Middlesex Beekeepers’ Day Part 2: David Aston, Plants and honeybees

A follow-up post to ‘Middlesex Beekeepers’ Day – Terry Clare, Queen rearing for the average beekeeper‘.

Below are my notes from Dr David Aston’s talk. David is President of the British Beekeepers Association (BBKA), a Master Beekeeper and holder of the National Diploma in Beekeeping (NDB). I have paraphrased, but the thoughts and facts are his.

David Aston

David Aston

Look about you next time you travel across the country. The UK environment is experiencing destruction everywhere, with hedgerows being slashed and the mechanical flail whipping back foliage that creatures could live in. Meanwhile, in our gardens many of us are obsessed with tidying away any mess; in doing so we are taking away the homes of creatures that could have lived there.

As beekeepers we should not blame the weather for everything. We can overcome most of the problems. At a recent conference on the health of honeybees which David attended, one of the themes which emerged from the papers presented was that well fed bees are more resistant to disease. Their ability to cope with pesticides is very dependent on how well fed they are. Just like with us humans, nutrition is key.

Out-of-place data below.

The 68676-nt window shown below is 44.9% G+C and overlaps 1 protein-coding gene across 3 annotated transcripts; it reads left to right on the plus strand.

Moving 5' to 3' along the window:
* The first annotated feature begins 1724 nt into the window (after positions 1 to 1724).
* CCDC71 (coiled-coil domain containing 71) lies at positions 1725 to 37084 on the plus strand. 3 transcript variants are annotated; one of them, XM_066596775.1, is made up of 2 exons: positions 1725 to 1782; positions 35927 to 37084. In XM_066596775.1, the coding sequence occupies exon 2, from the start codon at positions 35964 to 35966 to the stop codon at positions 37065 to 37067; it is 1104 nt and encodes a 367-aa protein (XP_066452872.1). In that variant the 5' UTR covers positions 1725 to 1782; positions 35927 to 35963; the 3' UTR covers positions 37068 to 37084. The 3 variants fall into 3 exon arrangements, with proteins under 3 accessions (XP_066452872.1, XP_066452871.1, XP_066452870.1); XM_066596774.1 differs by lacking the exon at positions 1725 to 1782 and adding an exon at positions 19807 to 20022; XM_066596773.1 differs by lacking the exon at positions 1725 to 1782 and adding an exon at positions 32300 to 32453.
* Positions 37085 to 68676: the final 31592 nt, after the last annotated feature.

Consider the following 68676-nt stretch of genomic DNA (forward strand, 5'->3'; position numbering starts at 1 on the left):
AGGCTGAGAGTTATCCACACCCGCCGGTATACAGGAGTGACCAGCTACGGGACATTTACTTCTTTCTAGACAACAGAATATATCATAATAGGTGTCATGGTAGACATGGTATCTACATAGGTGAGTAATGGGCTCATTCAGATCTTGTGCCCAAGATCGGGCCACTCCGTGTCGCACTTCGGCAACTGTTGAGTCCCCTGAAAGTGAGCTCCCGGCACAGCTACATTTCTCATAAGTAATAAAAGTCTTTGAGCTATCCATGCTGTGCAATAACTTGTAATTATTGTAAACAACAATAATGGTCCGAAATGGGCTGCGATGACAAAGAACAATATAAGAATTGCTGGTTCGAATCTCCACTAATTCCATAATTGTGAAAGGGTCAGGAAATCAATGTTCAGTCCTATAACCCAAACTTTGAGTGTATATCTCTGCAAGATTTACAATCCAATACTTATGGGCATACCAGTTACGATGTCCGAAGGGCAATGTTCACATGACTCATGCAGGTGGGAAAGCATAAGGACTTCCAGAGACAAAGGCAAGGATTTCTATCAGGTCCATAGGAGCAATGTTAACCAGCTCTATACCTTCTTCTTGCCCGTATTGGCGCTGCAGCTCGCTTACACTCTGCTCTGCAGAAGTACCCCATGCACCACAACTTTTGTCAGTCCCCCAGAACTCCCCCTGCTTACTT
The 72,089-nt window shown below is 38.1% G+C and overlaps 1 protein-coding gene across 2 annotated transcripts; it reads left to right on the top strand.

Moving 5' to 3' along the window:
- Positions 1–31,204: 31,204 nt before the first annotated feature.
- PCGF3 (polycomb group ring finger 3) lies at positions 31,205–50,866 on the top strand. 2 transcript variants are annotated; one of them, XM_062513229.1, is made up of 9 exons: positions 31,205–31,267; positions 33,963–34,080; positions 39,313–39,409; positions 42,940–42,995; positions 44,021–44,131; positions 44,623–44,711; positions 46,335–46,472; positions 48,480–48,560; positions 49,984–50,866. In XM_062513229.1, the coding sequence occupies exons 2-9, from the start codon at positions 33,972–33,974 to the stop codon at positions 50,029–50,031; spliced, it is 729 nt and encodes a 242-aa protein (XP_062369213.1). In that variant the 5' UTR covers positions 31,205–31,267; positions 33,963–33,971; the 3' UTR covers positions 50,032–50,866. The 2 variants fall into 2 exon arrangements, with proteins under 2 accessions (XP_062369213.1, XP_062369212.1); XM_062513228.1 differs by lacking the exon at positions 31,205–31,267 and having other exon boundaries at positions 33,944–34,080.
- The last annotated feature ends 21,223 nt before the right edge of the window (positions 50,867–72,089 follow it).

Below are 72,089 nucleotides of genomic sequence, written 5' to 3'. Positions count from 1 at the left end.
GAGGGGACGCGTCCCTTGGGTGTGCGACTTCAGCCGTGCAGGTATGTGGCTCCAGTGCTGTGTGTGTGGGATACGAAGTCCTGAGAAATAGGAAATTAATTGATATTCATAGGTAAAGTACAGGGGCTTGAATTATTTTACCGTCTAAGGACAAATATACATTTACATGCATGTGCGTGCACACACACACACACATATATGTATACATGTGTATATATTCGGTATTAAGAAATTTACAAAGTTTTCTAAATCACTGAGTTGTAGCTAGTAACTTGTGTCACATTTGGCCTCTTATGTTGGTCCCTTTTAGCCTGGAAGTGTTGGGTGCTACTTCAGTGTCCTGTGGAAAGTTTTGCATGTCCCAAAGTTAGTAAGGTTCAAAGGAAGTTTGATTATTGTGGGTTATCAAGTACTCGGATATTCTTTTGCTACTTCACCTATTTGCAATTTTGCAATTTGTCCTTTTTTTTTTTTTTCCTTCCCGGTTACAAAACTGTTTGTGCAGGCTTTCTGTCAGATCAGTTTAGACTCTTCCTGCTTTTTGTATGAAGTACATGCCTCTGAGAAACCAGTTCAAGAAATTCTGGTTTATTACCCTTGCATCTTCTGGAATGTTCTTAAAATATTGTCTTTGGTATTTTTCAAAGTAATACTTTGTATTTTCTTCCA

Honey bee colonies require around 120kg of nectar a year just to survive. Bumblebees live on a knife edge as a bumblebee worker only has about 40 minutes flight time on a full stomach. (So next time you see a sluggish bumblebee on the ground, don’t assume she’s doomed. If you can get her to a flower that provides nectar, she could regain her energy).


A colony will only keep a supply of about 1-2 weeks worth of pollen at a time. Pollen is important in late summer for laying down winter storage protein; the workers will need it to start feeding young brood in spring.

Bee with orange pollen

As well as protein, pollen also supplies essential amino acids (+K, Na, Ca, Mg) and lipids, which are essential for brood food production by the workers. Each worker requires 125-145mg pollen over her lifetime.

Not all pollen is equal: the bees need a mix of pollens and those high in protein are especially valuable. David showed us a chart of the percentage of crude protein in various pollens, which I jotted down hurriedly and will try to replicate here.

% of crude protein in pollen
Inadequate pollens
  • Pollens which are inadequate for honeybee nutrition: blueberry, weeping willows, sunflower
  • Coniferous trees such as pine, spruce, fir and cedars are also especially poor.
Poor pollens
  • Sunflower: 13%